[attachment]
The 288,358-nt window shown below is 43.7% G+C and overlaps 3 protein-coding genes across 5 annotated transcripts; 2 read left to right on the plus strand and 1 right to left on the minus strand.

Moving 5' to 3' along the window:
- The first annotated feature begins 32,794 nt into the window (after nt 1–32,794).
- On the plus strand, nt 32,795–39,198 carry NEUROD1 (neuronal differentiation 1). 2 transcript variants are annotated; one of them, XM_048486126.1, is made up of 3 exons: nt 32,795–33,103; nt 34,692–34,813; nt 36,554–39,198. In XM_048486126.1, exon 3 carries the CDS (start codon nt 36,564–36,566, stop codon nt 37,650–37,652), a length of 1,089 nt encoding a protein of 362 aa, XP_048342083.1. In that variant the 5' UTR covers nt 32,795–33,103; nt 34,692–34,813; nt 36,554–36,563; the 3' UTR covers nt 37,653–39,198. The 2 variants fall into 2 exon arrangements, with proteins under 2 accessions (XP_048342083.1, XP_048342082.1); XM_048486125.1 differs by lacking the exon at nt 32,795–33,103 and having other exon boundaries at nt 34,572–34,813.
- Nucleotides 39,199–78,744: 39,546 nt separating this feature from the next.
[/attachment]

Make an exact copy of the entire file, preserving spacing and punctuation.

The 288,358-nt window shown below is 43.7% G+C and overlaps 3 protein-coding genes across 5 annotated transcripts; 2 read left to right on the plus strand and 1 right to left on the minus strand.

Moving 5' to 3' along the window:
- The first annotated feature begins 32,794 nt into the window (after nt 1–32,794).
- On the plus strand, nt 32,795–39,198 carry NEUROD1 (neuronal differentiation 1). 2 transcript variants are annotated; one of them, XM_048486126.1, is made up of 3 exons: nt 32,795–33,103; nt 34,692–34,813; nt 36,554–39,198. In XM_048486126.1, exon 3 carries the CDS (start codon nt 36,564–36,566, stop codon nt 37,650–37,652), a length of 1,089 nt encoding a protein of 362 aa, XP_048342083.1. In that variant the 5' UTR covers nt 32,795–33,103; nt 34,692–34,813; nt 36,554–36,563; the 3' UTR covers nt 37,653–39,198. The 2 variants fall into 2 exon arrangements, with proteins under 2 accessions (XP_048342083.1, XP_048342082.1); XM_048486125.1 differs by lacking the exon at nt 32,795–33,103 and having other exon boundaries at nt 34,572–34,813.
- Nucleotides 39,199–78,744: 39,546 nt separating this feature from the next.